A live site-specific performance on 10th, 11th, 17th, 18th June 2022.
On a loop from 1-4pm each day.
Location: Naylor’s Cove, Bray Beach, Bray Co Wicklow.
Meeting point at the Old Bray Hotel.
FREE, all welcome. No booking required.
Lisa Freeman’s new scripted performance work features actors, a saxophone player and a significant location: the once-busy sea bathing pool at Naylor’s Cove, Bray.
Drawing on the town’s history as a site of leisure and respite, this work positions the human body in this now-defunct site of relaxation. The actors create intimate moments of dialogue in this public space, where the script touches on ideas of therapeutic infrastructures, tourism and the body as an archive. These moments are woven through this site of failed architecture, set to a live musical score performed by a saxophone player.
This project stems from Freeman’s research into sites of failed and poorly designed civic architecture, and how these sites can negatively impact our health, identity and leisure pursuits.
“I’m interested in the work travelling through different moments in time, bringing bodily felt experiences from other times into the present,” she says. “My research across memory, politics and place is often informed and driven by experiences, feelings and emotions relating to the body. In my performances, I work with multiple actors and musicians to deliver site-responsive dialogue, choreography and sounds. My scripts often allude to inner sensory change and provoke questions about wider issues of change across natural and built environments.”
About Naylor’s Cove
Naylor’s Cove has a long history as swimming destination and is located just below the start of the popular Bray to Greystones cliff walk.
The Cove was named after local fisherman and boat builder Bart Naylor, who leased the land from Town Commissioners in the 1870s. He erected bathing boxes and a small pier, and the spot became a popular sea bathing spot. It fell into disrepair following Naylor’s death in the First World War, but was revived in the 1930s when Bray Urban Council built small children’s swimming pool.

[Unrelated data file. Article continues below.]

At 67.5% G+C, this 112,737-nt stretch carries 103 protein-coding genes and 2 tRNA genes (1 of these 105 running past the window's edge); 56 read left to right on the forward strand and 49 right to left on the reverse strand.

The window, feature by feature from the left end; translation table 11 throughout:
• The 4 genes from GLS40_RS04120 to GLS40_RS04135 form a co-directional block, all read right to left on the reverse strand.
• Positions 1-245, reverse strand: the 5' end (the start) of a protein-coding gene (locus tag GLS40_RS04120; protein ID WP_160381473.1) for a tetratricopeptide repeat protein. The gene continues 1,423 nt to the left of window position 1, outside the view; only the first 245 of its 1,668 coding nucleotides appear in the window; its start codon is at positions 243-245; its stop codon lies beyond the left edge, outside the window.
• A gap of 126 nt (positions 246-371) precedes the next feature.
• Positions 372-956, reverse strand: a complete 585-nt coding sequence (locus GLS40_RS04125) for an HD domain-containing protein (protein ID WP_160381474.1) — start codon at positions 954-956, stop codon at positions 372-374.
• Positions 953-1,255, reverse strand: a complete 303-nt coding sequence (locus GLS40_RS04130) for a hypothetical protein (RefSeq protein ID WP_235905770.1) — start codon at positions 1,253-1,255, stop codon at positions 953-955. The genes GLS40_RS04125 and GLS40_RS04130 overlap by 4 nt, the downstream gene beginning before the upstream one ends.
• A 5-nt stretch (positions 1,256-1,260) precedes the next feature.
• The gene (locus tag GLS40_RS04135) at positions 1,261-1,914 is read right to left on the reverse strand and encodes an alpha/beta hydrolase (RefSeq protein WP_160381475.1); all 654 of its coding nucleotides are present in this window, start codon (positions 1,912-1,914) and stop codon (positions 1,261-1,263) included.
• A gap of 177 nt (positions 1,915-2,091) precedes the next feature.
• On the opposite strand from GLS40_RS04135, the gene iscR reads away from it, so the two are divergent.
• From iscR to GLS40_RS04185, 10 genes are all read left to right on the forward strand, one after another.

The spot became so popular that three further sea pools were built, and it remained busy until the advent of the package holiday in the late 1960s. In 2011, Bray Municipal Council* removed the then derelict remaining structures leaving it in the condition it is in today.
* Note the changing structure of local governance over a century and a half.
Cast and Crew; Biaina Ryan, Niamh McPhillips, Tadhg O’Rourke (Actors) Andrea Jones (Saxophone), Dan Reidy, Lana May Fleming, Lauren Conway, Luke Van Gelderen (Guides)
With thanks to; Temple Bar Gallery + Studios, Padraig Cunningham, Emma Conway, Jenny Sherwin, Julie Kelleher, Gerlanda Maniglia, Dennis McNulty, Astrid Newman, Claire Walsh.
Lisa Freeman Biography
Lisa Freeman works across scripted performance, moving image, text and sculptural installation. She investigates content from archival material, mainstream media and local knowledge to explore epresentation and precarious economies of labour. Through employing intimacy as a form of resistance, she aims to reveal social anxieties along with deeper economic and power structures.
Freeman was awarded a Project Studio Award at Temple Bar Gallery + Studios, Dublin (2022/23), an Arts Council of Ireland Project Award (2022), an Agility Award (2021) and bursaries from the Arts Council (2022, 2020) and Wicklow County Council, (2021/22).
She completed her MA in Art & Research Collaboration, IADT, Dublin (2020).
Recent exhibitions and performances include; Brows For Days at The LAB Gallery, as part of ‘Unassembled’ (2020). In October 2019, Freeman showed a site-specific performance Green Skies, A Double Rhythm at The Curragh, Kildare funded by Kildare County Council & Creative Ireland. Documentation can be viewed here: https://vimeo.com/670201859
Other projects include: The Talk That Talks, RHA Gallery, Dublin (2018), TBC TV, Somerset House, London (2018), More Mutable Clouds, Prenzlauer Kunst Kollektiv, Berlin (2018), PLATFORM, Draiocht Gallery, Dublin (2018), Solas Nua, Washington DC (2018).
Curated by Anne Mullee